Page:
Professional growth          Court news           Productivity           Technology          Wellness          Just for fun

Court and legal news weekly roundup

court and legal news weekly roundup tiktok in headlines

InfoTrack’s weekly roundups share the latest in legal news and important updates about our products. You can see all product updates from our release notes.

The latest product updates

  • California users can now order courtesy copy delivery without a related eFiling.
  • In Florida, documents with fees are now marked as the lead document by default.
  • For all service of process orders, new notes added to an order generate their own emails instead of being combined with service attempt emails.
  • Big fixed that prevented some fee summaries from generating correctly in California (JTI and CCMS courts).
  • On the Order List screen, the Status filter now filters statuses.

This week in legal news

  • When adjusted for inflation, average lawyer income is dropping
  • Court rules that universities cannot scan student rooms remotely, privacy is more important than preventing cheating
  • TikTok’s privacy litigation case settles for $92 million
  • After prosecutor sends complaints to a group text message, mistrial is declared for the second time in murder case

Median lawyer income is dropping

While lawyer income appears to be increasing, those salary numbers don’t account for inflation. Lawyers’ median real income has actually dropped 1.9% over the last two decades.

Median lawyer income in the United States was $129,389 in 2001, based on July 2020 prices. In 2020, it was $126,930. The peak during that time period was in 2010, when lawyers earned $134,005 in inflation-adjusted dollars. The decrease in lawyer income comes at a time when the median real income of all workers has increased by 3.93%. (Via ABA Journal)

These statistics come from a study at Old Dominion University. Researchers postulate that declining real salaries might be a result of a decreased demand for legal services.

Privacy more important than cheating prevention per federal court decision

In an attempt to prevent cheating on remote exams, Cleveland State University required students to allow a camera to scan their home during testing. One student, who was asked to sweep a camera around his room that contained sensitive information, brought suit.

Though the camera sweep did not expose any of that private information, a federal court ruled that state universities are subject to the 4th Amendment restriction on unreasonable searches.

The court summarily found that the Fourth Amendment’s protection against unreasonable searches applied to the state university, and that students’ privacy interests outweighed the school’s interest in discouraging cheaters. The court left the door open, though, for less intrusive remote proctoring methods, such as lockdown software and AI that detects suspicious movements. (Via The National Law Review)

The court acknowledged that students who are determined to cheat may find many creative ways to do so that would not be revealed by camera scans or other remote practices. However, the risk of cheating does not outweigh a student’s right to privacy.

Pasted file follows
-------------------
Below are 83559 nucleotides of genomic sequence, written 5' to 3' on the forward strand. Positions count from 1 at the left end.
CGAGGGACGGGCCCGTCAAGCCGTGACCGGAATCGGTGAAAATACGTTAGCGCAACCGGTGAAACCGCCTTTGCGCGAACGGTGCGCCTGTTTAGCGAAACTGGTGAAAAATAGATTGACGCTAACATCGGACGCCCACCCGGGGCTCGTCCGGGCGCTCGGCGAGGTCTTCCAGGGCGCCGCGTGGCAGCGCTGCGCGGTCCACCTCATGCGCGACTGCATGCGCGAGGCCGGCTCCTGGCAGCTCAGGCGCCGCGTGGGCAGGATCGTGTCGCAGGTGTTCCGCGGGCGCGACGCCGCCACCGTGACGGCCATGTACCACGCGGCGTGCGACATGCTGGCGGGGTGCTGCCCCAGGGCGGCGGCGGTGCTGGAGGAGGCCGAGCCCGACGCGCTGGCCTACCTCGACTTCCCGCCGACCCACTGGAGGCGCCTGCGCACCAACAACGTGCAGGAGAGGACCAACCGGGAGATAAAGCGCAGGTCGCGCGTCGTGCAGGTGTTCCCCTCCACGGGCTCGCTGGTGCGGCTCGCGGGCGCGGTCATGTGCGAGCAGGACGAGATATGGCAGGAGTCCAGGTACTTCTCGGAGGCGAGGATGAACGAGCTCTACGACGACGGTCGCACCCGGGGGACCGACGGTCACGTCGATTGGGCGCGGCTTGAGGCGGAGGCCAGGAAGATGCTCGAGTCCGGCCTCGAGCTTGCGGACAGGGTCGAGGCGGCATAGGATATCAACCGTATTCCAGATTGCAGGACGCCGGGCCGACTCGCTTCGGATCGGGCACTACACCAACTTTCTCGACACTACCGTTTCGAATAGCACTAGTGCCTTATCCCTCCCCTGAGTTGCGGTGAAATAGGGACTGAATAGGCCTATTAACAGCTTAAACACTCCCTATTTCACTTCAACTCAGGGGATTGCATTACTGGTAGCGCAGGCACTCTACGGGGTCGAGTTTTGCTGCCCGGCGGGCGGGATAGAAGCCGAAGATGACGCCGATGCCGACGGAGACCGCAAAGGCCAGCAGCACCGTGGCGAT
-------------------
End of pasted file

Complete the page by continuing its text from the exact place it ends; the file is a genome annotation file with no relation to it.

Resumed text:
TikTok’s settlement over privacy litigation for $92 million is approved by judge

A federal judge granted final approval in TikTok’s $92 million settlement. This large class action suit included plaintiffs in more than 20 cases alleging that TikTok illegally collected biometric and other personal data.

In addition to raising claims under the Illinois Biometric Information Privacy Act (“BIPA”), the consolidated pleadings alleged claims arising under (1) the Computer Fraud and Abuse Act; (2) the Video Privacy Protection Act; (3) California’s Comprehensive Computer Data Access and Fraud Act; and (4) California’s Unfair Competition Law, among other California and consumer protection law claims. (Via The National Law Review)

In addition to monetary relief, TikTok, Inc. is committed to limit the storage and transmission of data outside the US, delete data, provide employee training on data handling, and submit to third-party audits for three years.

Second mistrial declared in murder case after prosecutor sends group text

After a prosecutor accidentally sent a text to a group chat that included the judge, a second mistrial has been declared in a Florida murder case.

Assistant State Attorney Katya Palmiotto sent a text complaining about Broward County, Florida, Judge Peter Holden’s refusal to allow a 911 call as evidence against defendant Corey Gorden to a group of current and former homicide prosecutors, according to the Associated Press, which cited earlier coverage from the South Florida Sun-Sentinel. Holden, a former homicide prosecutor who was appointed to the bench in 2018, was still a member of the group, the Associated Press said. (Via ABA Journal)

The first mistrial occurred in May when prosecutors asked a witness about the defendant’s refusal to give a statement. The judge declared a mistrial because jurors cannot consider a defendant’s silence as evidence of guilt.

Defense attorney Michael Gottlieb has filed a motion to dismiss the case.

Author

  • Kitty is a well-rounded writer with a broad spectrum of interests and experience. From legal technology to organic gardening, she knows how to take a deep dive into a topic and find the most valuable resources and information. As a master of written communication and an experienced content creator with experience in the legal community, Kitty is proud to be the content manager at InfoTrack.